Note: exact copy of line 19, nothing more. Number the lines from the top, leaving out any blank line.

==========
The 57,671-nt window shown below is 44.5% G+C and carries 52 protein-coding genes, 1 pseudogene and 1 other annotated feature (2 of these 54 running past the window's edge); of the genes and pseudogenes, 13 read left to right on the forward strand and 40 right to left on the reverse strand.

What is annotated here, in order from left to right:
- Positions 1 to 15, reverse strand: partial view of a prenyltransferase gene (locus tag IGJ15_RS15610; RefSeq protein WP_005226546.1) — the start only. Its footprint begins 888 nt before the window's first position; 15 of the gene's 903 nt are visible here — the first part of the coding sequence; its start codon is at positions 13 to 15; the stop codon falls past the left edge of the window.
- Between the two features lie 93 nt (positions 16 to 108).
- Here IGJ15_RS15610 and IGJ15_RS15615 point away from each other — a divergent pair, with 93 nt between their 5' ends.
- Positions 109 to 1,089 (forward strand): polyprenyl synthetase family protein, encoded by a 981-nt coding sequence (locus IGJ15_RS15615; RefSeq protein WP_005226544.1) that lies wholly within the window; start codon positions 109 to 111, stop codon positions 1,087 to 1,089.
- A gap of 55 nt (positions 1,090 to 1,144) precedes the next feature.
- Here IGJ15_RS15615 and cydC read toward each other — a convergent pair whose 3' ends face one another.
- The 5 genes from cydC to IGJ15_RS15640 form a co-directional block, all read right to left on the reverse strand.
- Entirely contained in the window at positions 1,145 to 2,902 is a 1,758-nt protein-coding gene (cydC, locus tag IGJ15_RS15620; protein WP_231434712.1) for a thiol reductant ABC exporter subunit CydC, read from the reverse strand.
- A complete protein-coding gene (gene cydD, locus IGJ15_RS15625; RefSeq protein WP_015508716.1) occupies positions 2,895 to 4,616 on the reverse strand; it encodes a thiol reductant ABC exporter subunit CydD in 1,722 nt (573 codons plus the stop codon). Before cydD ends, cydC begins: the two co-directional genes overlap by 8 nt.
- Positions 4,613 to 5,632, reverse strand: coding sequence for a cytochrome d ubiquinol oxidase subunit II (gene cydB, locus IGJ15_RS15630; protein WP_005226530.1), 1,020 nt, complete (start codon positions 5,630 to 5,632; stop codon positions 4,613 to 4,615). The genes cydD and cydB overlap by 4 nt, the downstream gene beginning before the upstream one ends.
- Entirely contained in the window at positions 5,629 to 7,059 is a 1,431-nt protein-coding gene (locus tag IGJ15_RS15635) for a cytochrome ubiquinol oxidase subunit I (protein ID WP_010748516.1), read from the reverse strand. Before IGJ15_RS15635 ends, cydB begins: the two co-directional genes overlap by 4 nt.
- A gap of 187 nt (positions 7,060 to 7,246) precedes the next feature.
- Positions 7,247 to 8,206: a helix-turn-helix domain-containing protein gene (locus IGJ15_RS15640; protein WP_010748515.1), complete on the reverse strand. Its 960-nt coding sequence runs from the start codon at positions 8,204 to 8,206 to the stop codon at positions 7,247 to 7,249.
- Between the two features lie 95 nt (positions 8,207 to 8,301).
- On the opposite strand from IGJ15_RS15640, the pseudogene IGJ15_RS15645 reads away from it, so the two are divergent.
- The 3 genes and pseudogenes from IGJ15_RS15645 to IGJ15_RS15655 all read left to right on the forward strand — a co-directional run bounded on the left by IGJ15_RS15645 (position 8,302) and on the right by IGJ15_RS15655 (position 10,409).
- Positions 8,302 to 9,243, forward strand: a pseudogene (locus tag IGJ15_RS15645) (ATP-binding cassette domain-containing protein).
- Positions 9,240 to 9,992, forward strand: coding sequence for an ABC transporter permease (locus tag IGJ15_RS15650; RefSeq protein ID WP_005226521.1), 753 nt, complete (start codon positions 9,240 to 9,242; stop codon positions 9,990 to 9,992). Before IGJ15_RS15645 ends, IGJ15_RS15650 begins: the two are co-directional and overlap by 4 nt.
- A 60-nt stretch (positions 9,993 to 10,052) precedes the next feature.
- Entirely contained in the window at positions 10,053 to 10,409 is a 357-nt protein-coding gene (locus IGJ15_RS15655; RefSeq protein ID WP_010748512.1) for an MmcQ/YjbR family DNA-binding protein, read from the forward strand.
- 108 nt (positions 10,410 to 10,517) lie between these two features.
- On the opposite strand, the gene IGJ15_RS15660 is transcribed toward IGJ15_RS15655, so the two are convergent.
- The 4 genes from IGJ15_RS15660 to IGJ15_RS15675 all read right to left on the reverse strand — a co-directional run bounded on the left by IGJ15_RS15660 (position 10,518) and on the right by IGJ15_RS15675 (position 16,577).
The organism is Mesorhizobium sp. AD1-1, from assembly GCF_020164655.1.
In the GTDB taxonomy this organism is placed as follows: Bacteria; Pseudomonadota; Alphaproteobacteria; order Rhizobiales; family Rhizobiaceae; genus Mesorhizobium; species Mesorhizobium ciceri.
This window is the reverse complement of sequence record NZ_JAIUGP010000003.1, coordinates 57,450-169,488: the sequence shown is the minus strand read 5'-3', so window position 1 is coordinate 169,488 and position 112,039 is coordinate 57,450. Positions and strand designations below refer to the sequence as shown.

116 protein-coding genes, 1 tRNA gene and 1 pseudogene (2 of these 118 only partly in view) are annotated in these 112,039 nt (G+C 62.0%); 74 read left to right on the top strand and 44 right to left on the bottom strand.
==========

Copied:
- Positions 8,302 to 9,243, forward strand: a pseudogene (locus tag IGJ15_RS15645) (ATP-binding cassette domain-containing protein).